listItem = this.comlistView.Items.Add(pid.ToString());

When you get the COM+ applications, then you can get the memory used by these COM+ applications. For this, you can select the COM+ application you want to know about and after that press "Get Memory" button which in response shows you the memory usage in terms of bytes. Now let's see what happens in the Click event of the "Get Memory" button.

private void getMemoryButton_Click(object sender, System.EventArgs e)
    // Getting process id from pid text box.
    string pid = this.pidTextBox.Text ;
    if(pid =="")
        MessageBox.Show("Please enter a process Id!", "Process ID");

    // Get all the process of the system.
    Process []getProcess = Process.GetProcesses();

    // Iterate through these process to find the specific process.
    foreach(Process pro in getProcess)
        if(pro.Id.ToString() == pid)
            // getting physical memory used by this process.
            this.phyMemTextBox.Text = pro.WorkingSet.ToString() + " bytes"; 

            // getting virtual memory used by this process.
            this.virTextBox.Text = pro.VirtualMemorySize.ToString() + " bytes";

    MessageBox.Show("Invalid process Id","Invalid ID");

Points of Interest

This was the first assignment given to me in my software house Ultimus. First I tried hard to get the running COM+ packages, but later when I explored a lot, this solution stuck into my mind and I finally came with this idea. Before that I never got familiar with COM+ components. But this application could be very useful for those organizations which usually use COM+ packages.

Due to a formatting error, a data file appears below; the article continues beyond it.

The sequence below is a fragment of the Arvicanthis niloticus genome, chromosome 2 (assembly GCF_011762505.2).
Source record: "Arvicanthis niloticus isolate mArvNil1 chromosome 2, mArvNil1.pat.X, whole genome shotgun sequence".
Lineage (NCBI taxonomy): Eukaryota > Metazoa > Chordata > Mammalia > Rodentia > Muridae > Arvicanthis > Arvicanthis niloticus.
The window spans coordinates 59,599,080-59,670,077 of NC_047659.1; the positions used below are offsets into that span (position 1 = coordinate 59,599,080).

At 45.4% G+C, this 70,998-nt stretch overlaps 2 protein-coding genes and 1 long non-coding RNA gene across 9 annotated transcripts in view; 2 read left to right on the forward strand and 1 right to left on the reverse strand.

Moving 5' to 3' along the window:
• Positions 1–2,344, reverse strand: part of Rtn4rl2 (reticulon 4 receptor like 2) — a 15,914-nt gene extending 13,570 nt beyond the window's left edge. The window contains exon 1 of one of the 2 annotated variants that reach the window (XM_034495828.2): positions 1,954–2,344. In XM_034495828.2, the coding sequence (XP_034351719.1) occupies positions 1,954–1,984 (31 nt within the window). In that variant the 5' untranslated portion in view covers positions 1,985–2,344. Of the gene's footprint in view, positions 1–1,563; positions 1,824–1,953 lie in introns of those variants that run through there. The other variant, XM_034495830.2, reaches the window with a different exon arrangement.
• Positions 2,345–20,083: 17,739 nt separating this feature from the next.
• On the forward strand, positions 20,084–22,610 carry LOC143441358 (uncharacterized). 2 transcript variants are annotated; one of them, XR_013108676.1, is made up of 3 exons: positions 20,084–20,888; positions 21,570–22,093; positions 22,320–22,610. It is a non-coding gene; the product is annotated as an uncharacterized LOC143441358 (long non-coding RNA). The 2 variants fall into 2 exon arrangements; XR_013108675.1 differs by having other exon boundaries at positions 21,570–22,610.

• 28 July 2005: Initial release.


This article has no explicit license attached to it but may contain usage terms in the article text or the download files themselves. If in doubt please contact the author via the discussion board below.

A list of licenses authors might use can be found here


About the Author

Web Developer
Pakistan Pakistan
Muhammad Rizwan is a Software engineer. He did his M.Sc. in Computer Science from Quaid-i-Azam university Islamabad, Pakistan.
He has almost One year experience working in .NET technologies. He feels free to work in Visual C#.NET, Visual C++ and in Java as well. You can reach him at


You may also be interested in...


Comments and Discussions

GeneralMy vote of 5 Pin
kevin.dmonte15-Apr-11 22:12
memberkevin.dmonte15-Apr-11 22:12 
GeneralCOm and COM+ Pin
saurabh.surana31-Mar-10 0:14
membersaurabh.surana31-Mar-10 0:14 
GeneralWorks fine Pin
aalday14-Oct-06 3:31
memberaalday14-Oct-06 3:31 
GeneralError Pin
Sachs14-Feb-06 9:54
memberSachs14-Feb-06 9:54 
GeneralRe: Error Pin
M_Rizwan14-Feb-06 19:20
memberM_Rizwan14-Feb-06 19:20 
GeneralRe: Error Pin
simpleperson28-Feb-06 9:03
membersimpleperson28-Feb-06 9:03 
GeneralRe: Error Pin
M_Rizwan1-Mar-06 18:40
memberM_Rizwan1-Mar-06 18:40 
GeneralRe: Error Pin
simpleperson4-Mar-06 4:33
membersimpleperson4-Mar-06 4:33 
GeneralRe: Error Pin
Andrzej Hamkalo7-Jul-06 3:25
memberAndrzej Hamkalo7-Jul-06 3:25 
GeneralCongrates Pin
Babarsaeed3-Aug-05 20:49
memberBabarsaeed3-Aug-05 20:49 

have red your article , and i find it best nd nice,

keep the moral high..

wish u all da best!

Allah hafiz

GeneralCongrates Pin
Babarsaeed3-Aug-05 20:40
memberBabarsaeed3-Aug-05 20:40 
GeneralNice work u did Riz Pin
yasirqau31-Jul-05 21:54
memberyasirqau31-Jul-05 21:54 
QuestionLinks? Pin
fwsouthern28-Jul-05 6:44
memberfwsouthern28-Jul-05 6:44 
AnswerRe: Links? Pin
M_Rizwan29-Jul-05 4:14
memberM_Rizwan29-Jul-05 4:14 

General General    News News    Suggestion Suggestion    Question Question    Bug Bug    Answer Answer    Joke Joke    Praise Praise    Rant Rant    Admin Admin   

Use Ctrl+Left/Right to switch messages, Ctrl+Up/Down to switch threads, Ctrl+Shift+Left/Right to switch pages.

Permalink | Advertise | Privacy | Terms of Use | Mobile
Web03 | 2.8.180111.1 | Last Updated 28 Jul 2005
Article Copyright 2005 by M_Rizwan
Everything else Copyright © CodeProject, 1999-2018
Layout: fixed | fluid